Sunday, May 17, 2009

Movie Review - Every Little Step

This riveting documentary by Adam Del Deo and James D. Stern is a look at "A Chorus Line" then and now as dancers/singers audition for the revival of this most personal yet classic musical. We're also treated to archival footage of interviews with Michael Bennett, Donna McKechnie and Bob Avian (who is also featured as the producer of the revival) which offer inside scoop on how this amazing, innovative musical was created, along with stage scenes of the original cast. As I watched "Every Little Step" memories came flooding back to me: sitting in the Curran Theater in San Francisco decades ago, thrilling to that opening number where the performers line up with head shots held in front of their faces; the revelation of the closing song when all these individuals whose widely diverse stories the audience has experienced finally become one uniform, high kicking chorus line in top hats; the privilege of watching Sammy Williams (the original Paul) dance. It's always been my favorite musical (along with "Rent") so the chance to relive those marvelous moments is pure joy. Pretty impressive, too, how well the music and choreography holds up today.

The iconic numbers from the original are all back for the revival with a new batch of "Chorus Line" hopefuls who are just as much fun (although there isn't enough time to get to know any of them too well). In the age of "American Idol" there's no shortage of aspiring singers, but the glimpse we are given into the lives of the professional stage performers we see here surpasses anything the popular TV show offers. The audition process is fascinating but brutal, focusing on the selection of a small handful of performers auditioning for the pivotal roles of Cassie, Paul and Sheila. While the limited scope is a wise choice given the large number of characters in the musical, I missed seeing a more inclusive range of casting selections. Jason Tam, reading for the part of Paul, is a revelation, delivering one of those electrifying performances that make you understand how stars are born. Following Tam's audition , Bob Avian remarks "Sign him up" after the brilliant young actor/dancer leaves the room. Amen. As hundreds of hopefuls from an open casting call are slowly narrowed to 2 or 3 finalists for each of the leading roles we can almost feel the tension and exhilaration of these talented performers who find themselves close enough to touch a dream. And after all, that's what "A Chorus Line" is all about.

Things to love about this movie: Savoring a glimpse into the lives of these talented performers who put their hopes on the line; hearing those marvelous songs again; lots of terrific singing and dancing; the exhilaration of those selected as they share the good news
Things to hate about this movie: It has to end (yes, I could have "danced" all night)
Pleasant surprises: Footage of a 16 year old Michael Bennet dancing; Bennett's Tony Award acceptance speech
Unpleasant surprises: Could have used a little more focus on the guys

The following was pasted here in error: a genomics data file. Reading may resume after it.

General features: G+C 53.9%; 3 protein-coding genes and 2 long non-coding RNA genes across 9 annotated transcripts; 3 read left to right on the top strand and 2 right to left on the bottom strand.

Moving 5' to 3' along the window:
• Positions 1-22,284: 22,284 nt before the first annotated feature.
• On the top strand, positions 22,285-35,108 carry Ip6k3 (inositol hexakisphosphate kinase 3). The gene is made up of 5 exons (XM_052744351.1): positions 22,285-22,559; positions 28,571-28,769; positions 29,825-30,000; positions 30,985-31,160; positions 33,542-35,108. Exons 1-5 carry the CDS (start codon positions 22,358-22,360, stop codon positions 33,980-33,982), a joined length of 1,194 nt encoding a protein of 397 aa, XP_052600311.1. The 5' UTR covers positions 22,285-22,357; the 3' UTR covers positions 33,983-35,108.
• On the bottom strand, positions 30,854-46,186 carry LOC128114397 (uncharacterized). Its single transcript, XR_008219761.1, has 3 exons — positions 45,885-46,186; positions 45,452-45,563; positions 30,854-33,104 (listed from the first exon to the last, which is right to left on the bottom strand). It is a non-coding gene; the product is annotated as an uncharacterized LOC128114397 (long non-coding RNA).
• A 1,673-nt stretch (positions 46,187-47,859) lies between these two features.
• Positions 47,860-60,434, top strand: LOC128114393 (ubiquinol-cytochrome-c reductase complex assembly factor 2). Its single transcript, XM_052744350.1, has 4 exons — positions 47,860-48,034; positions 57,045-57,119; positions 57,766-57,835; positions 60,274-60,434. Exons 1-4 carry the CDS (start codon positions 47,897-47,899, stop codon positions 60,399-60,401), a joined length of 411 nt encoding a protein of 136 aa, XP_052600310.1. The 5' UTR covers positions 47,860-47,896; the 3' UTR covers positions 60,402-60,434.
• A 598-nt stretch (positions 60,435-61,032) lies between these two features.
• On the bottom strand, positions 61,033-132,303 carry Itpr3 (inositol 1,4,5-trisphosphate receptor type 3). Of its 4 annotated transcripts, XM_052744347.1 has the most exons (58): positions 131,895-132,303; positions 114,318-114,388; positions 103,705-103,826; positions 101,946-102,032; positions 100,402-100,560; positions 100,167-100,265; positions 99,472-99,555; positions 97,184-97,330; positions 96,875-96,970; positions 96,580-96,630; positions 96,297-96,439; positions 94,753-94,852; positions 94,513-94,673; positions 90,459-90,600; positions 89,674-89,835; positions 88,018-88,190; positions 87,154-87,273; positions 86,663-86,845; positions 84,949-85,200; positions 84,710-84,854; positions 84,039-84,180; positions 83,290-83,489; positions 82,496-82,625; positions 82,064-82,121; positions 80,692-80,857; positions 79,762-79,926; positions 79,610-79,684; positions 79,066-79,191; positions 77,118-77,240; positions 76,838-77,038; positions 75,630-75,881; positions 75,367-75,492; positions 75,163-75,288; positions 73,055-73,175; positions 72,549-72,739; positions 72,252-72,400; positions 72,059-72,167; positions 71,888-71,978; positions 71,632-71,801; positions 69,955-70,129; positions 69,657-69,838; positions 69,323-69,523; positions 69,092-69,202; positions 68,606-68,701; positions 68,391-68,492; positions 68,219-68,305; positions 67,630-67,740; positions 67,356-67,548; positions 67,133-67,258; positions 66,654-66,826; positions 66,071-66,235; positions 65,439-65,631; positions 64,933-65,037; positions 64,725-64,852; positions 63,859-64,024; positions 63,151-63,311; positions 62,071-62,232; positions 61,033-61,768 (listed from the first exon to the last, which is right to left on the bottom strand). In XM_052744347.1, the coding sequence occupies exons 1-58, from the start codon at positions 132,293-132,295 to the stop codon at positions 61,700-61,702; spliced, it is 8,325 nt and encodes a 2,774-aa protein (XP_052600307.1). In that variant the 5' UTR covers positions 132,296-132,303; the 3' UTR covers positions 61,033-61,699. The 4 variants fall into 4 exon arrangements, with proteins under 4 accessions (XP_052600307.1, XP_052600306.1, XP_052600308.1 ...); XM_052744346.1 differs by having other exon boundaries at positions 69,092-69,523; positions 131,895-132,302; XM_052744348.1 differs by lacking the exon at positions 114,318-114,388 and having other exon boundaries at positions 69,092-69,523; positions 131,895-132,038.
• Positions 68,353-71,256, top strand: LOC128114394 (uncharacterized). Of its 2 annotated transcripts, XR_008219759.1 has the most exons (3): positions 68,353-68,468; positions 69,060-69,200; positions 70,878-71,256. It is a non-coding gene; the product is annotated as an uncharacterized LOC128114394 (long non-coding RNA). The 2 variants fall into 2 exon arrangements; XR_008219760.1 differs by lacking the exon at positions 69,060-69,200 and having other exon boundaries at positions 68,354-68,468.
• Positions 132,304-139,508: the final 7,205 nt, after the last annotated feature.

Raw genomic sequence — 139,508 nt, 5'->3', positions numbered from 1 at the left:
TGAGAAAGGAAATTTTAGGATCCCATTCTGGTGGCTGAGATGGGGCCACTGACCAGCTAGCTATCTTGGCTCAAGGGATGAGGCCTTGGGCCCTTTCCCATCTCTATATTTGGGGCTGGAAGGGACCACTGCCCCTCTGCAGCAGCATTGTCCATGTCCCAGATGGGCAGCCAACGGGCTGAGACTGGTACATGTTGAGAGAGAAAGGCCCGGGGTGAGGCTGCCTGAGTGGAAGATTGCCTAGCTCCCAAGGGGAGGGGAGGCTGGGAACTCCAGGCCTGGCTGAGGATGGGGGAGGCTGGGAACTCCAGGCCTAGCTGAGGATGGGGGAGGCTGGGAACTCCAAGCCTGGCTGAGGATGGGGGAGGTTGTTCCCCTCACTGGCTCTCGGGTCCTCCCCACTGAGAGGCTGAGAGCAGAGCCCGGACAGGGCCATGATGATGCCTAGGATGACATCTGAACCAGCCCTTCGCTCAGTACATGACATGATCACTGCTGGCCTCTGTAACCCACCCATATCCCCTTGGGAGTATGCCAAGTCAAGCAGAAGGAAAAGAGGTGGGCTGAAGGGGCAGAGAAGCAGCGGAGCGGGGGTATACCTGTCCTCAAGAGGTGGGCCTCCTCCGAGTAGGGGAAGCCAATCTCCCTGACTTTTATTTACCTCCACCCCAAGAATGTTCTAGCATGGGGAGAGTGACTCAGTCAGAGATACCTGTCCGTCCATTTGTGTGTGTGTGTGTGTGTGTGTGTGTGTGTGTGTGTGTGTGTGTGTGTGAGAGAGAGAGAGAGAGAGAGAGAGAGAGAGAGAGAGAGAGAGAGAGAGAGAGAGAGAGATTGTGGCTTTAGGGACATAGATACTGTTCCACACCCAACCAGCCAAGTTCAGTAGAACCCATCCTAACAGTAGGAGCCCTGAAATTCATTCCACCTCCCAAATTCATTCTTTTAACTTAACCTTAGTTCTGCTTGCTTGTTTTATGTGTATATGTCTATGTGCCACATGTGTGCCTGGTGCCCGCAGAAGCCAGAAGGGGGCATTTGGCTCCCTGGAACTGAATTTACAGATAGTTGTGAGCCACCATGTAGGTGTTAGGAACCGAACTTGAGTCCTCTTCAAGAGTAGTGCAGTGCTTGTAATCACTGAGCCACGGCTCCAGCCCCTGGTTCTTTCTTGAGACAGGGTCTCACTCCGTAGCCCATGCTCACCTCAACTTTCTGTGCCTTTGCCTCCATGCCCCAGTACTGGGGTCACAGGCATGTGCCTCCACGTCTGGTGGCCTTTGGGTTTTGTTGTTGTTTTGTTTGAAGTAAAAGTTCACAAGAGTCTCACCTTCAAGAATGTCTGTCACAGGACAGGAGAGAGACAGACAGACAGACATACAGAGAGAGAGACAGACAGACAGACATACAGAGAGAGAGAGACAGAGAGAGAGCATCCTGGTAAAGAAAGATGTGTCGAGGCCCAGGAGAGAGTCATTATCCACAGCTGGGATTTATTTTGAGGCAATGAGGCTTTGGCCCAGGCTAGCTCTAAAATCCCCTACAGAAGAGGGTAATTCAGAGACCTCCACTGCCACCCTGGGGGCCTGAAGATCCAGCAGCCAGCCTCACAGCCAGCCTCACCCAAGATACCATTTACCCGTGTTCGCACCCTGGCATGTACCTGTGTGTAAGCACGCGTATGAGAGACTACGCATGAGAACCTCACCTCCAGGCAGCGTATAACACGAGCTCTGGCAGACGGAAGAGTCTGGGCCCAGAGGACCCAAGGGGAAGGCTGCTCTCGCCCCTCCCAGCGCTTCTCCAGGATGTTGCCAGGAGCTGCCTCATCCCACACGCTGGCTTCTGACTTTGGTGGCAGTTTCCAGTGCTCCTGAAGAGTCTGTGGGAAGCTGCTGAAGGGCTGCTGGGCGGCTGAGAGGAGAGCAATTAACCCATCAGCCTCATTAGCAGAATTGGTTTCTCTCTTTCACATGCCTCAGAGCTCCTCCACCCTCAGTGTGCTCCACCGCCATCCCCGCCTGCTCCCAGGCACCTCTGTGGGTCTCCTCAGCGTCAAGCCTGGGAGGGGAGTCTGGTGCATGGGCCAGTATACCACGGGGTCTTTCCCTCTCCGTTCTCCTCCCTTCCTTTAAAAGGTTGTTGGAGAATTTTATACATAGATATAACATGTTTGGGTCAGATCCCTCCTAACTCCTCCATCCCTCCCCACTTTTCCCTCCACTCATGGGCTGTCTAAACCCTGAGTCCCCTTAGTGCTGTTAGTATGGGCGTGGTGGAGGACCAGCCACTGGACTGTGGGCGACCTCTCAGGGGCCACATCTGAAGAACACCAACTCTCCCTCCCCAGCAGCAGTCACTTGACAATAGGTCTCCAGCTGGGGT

Monday, May 11, 2009

Movie Review - X-Men Origins: Wolverine

I'm just a sucker for those X-Men, so on opening weekend I'm uncharacteristically off to a big budget, F/X heavy chapter in the ongoing mutant saga. The delectable Hugh Jackman stars as Wolverine, one of the most appealing mutants of the series. We encounter him this time as Logan, before those infamous shiny steel claws became part of his persona. Unfortunately there's nothing especially original about this story. We have an evil government man (played with relish by Danny Huston) performing secret, nasty experiments on imprisoned mutants; a lovely, loyal, boring love interest (Lynn Collins) for Wolverine; a creepy nemesis named Sabretooth (Liev Schreiber); mutant-on-mutant slashing. Although the story reveals the origin of Wolverine's talons and his history of fighting off various enemies, it remains a bit of a mystery how he really started out in life or how his mutant state has effected him.

There's an interesting cast of characters who keep the action moving, including Ryan Reynolds (having a lot of fun with the wise cracking, chatterbox Wade Wilson), Dominic Monaghan as Bolt, Will i Am as John Wraith and Kevin Durand as The Blob. Taylor Kitsch is also a good addition as Remy LeBeau, a nefarious but charming New Orleans gambler I would expect to make another appearance in a later X-Men movie. Director Gavin Hood gets good performances from his eclectic mix of actors but it's pretty challenging to really bring much to these parts except cartoon level portrayals. It's not quite enough to make the movie thrilling or involving in the way the first X-Men film was for me, but it's just enough to make things entertaining. Wolverine does a lot of roaring and knashing of his teeth and claws, maybe a little too much, but he sure looks good doing it. The big reveal about Wolverine's origins was somewhat of a disappointment with a so-so ending.

Things to love about this movie: Hugh Jackman is terrific; some cool F/X
Things to hate about this movie: The movie is mostly action with very little time spent getting to know any of the mutants
Pleasant surprises: Wolverine running around buck naked in one scene (though I'm sure it's a body double)
Unpleasant surprises: A supporting character I enjoyed was killed off earlier than I expected